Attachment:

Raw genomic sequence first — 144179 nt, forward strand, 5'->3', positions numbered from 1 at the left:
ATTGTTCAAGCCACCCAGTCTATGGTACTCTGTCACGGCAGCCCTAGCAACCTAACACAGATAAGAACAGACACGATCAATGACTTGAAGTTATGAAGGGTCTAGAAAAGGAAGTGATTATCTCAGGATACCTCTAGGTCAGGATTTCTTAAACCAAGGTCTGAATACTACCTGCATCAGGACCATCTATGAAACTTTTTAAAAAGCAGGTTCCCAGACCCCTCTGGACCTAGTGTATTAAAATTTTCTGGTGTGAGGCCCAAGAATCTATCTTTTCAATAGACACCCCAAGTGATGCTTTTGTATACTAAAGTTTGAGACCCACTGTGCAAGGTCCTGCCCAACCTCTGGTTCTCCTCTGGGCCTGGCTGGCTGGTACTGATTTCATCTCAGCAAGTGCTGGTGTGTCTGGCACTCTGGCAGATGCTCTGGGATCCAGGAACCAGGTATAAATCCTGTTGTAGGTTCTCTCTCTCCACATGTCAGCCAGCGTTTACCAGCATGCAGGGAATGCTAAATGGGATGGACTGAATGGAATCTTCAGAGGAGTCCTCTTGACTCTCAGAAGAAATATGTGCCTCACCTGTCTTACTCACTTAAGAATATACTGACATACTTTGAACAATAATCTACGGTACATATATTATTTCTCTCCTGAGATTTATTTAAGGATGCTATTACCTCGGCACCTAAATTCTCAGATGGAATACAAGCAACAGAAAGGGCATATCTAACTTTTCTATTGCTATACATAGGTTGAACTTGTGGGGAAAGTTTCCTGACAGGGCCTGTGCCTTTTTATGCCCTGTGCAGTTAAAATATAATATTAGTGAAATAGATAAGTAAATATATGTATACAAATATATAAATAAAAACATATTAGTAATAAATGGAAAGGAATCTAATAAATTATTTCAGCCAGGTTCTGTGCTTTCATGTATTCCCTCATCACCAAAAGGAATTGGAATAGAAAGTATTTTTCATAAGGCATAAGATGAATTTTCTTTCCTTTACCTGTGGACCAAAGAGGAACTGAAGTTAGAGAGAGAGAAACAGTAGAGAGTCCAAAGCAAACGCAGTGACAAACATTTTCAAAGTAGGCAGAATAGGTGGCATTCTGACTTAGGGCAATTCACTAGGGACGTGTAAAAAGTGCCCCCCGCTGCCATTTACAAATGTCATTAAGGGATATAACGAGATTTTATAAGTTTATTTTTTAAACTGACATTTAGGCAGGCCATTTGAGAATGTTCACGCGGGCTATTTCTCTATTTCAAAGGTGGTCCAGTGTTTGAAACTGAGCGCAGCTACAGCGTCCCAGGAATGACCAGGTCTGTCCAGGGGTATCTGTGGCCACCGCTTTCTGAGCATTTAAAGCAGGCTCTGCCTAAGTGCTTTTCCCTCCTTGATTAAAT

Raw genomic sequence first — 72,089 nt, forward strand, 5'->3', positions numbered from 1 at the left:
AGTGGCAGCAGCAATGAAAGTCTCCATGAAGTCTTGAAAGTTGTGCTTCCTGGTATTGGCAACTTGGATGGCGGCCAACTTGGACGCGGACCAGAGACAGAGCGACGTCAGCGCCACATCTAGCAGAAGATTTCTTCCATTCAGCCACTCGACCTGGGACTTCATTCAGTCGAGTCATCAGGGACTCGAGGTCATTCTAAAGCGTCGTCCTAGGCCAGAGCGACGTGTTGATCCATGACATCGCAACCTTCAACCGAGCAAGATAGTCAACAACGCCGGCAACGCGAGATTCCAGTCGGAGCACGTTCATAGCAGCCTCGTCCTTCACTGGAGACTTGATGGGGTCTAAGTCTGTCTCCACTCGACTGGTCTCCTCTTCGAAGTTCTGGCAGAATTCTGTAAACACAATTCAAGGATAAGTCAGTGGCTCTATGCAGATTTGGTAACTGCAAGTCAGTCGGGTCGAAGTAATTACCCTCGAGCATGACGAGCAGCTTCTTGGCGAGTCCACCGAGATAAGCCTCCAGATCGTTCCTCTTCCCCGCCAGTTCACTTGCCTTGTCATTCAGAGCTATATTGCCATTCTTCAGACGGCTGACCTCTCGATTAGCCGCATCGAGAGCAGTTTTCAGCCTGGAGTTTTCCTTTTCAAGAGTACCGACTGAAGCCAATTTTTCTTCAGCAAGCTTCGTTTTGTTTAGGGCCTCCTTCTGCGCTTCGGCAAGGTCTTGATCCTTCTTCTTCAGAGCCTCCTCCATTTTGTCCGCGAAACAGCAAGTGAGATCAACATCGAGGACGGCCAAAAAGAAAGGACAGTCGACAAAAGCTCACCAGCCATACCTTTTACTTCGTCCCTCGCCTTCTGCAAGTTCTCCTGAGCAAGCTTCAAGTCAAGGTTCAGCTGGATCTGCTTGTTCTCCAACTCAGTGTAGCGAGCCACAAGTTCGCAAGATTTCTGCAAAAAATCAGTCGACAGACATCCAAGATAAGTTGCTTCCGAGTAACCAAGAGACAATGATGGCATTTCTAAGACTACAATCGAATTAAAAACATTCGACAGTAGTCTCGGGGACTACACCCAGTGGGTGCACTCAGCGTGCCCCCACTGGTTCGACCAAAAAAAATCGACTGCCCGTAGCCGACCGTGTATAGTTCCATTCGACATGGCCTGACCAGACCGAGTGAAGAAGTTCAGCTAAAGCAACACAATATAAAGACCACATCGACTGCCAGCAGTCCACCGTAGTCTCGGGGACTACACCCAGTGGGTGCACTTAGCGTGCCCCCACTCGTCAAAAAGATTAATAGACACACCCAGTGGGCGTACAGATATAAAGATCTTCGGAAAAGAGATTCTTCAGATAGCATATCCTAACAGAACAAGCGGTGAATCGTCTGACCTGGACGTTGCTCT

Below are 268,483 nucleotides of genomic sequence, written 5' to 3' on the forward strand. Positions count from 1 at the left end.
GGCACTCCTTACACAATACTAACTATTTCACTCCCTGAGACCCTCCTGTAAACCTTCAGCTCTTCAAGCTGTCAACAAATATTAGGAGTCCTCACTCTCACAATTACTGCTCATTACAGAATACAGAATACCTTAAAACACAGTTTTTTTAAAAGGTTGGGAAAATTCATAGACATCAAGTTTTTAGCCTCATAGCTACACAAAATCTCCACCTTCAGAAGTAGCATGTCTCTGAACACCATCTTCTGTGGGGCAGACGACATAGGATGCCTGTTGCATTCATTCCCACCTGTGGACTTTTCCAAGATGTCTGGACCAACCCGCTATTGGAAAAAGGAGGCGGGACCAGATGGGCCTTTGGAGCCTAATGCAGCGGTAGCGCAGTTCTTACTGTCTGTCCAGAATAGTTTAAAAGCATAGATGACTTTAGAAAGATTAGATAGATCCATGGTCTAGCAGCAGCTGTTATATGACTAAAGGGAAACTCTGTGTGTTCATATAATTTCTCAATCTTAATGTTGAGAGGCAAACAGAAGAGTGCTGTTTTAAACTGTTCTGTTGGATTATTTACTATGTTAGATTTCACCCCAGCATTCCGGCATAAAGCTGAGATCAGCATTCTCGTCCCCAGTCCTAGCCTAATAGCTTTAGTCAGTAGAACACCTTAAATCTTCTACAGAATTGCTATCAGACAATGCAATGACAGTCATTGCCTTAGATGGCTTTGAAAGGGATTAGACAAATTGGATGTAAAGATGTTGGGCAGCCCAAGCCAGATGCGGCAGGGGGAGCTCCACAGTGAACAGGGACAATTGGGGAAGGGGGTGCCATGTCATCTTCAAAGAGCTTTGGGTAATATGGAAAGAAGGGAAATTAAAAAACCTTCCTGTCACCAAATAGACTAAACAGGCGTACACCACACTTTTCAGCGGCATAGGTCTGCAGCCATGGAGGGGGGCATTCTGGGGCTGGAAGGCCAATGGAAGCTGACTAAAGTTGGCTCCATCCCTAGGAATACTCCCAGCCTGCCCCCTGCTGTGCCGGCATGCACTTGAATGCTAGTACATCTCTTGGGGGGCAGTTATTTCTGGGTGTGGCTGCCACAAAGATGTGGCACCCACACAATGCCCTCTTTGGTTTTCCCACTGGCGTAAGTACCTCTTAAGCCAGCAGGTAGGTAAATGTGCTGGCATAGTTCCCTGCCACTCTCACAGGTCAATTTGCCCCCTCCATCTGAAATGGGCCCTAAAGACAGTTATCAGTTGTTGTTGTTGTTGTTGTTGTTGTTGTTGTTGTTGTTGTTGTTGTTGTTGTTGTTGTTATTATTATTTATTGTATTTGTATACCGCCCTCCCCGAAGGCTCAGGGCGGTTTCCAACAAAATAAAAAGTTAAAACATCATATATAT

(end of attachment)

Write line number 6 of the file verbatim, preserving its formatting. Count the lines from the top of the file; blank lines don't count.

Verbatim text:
GGCACTCCTTACACAATACTAACTATTTCACTCCCTGAGACCCTCCTGTAAACCTTCAGCTCTTCAAGCTGTCAACAAATATTAGGAGTCCTCACTCTCACAATTACTGCTCATTACAGAATACAGAATACCTTAAAACACAGTTTTTTTAAAAGGTTGGGAAAATTCATAGACATCAAGTTTTTAGCCTCATAGCTACACAAAATCTCCACCTTCAGAAGTAGCATGTCTCTGAACACCATCTTCTGTGGGGCAGACGACATAGGATGCCTGTTGCATTCATTCCCACCTGTGGACTTTTCCAAGATGTCTGGACCAACCCGCTATTGGAAAAAGGAGGCGGGACCAGATGGGCCTTTGGAGCCTAATGCAGCGGTAGCGCAGTTCTTACTGTCTGTCCAGAATAGTTTAAAAGCATAGATGACTTTAGAAAGATTAGATAGATCCATGGTCTAGCAGCAGCTGTTATATGACTAAAGGGAAACTCTGTGTGTTCATATAATTTCTCAATCTTAATGTTGAGAGGCAAACAGAAGAGTGCTGTTTTAAACTGTTCTGTTGGATTATTTACTATGTTAGATTTCACCCCAGCATTCCGGCATAAAGCTGAGATCAGCATTCTCGTCCCCAGTCCTAGCCTAATAGCTTTAGTCAGTAGAACACCTTAAATCTTCTACAGAATTGCTATCAGACAATGCAATGACAGTCATTGCCTTAGATGGCTTTGAAAGGGATTAGACAAATTGGATGTAAAGATGTTGGGCAGCCCAAGCCAGATGCGGCAGGGGGAGCTCCACAGTGAACAGGGACAATTGGGGAAGGGGGTGCCATGTCATCTTCAAAGAGCTTTGGGTAATATGGAAAGAAGGGAAATTAAAAAACCTTCCTGTCACCAAATAGACTAAACAGGCGTACACCACACTTTTCAGCGGCATAGGTCTGCAGCCATGGAGGGGGGCATTCTGGGGCTGGAAGGCCAATGGAAGCTGACTAAAGTTGGCTCCATCCCTAGGAATACTCCCAGCCTGCCCCCTGCTGTGCCGGCATGCACTTGAATGCTAGTACATCTCTTGGGGGGCAGTTATTTCTGGGTGTGGCTGCCACAAAGATGTGGCACCCACACAATGCCCTCTTTGGTTTTCCCACTGGCGTAAGTACCTCTTAAGCCAGCAGGTAGGTAAATGTGCTGGCATAGTTCCCTGCCACTCTCACAGGTCAATTTGCCCCCTCCATCTGAAATGGGCCCTAAAGACAGTTATCAGTTGTTGTTGTTGTTGTTGTTGTTGTTGTTGTTGTTGTTGTTGTTGTTGTTGTTGTTGTTATTATTATTTATTGTATTTGTATACCGCCCTCCCCGAAGGCTCAGGGCGGTTTCCAACAAAATAAAAAGTTAAAACATCATATATAT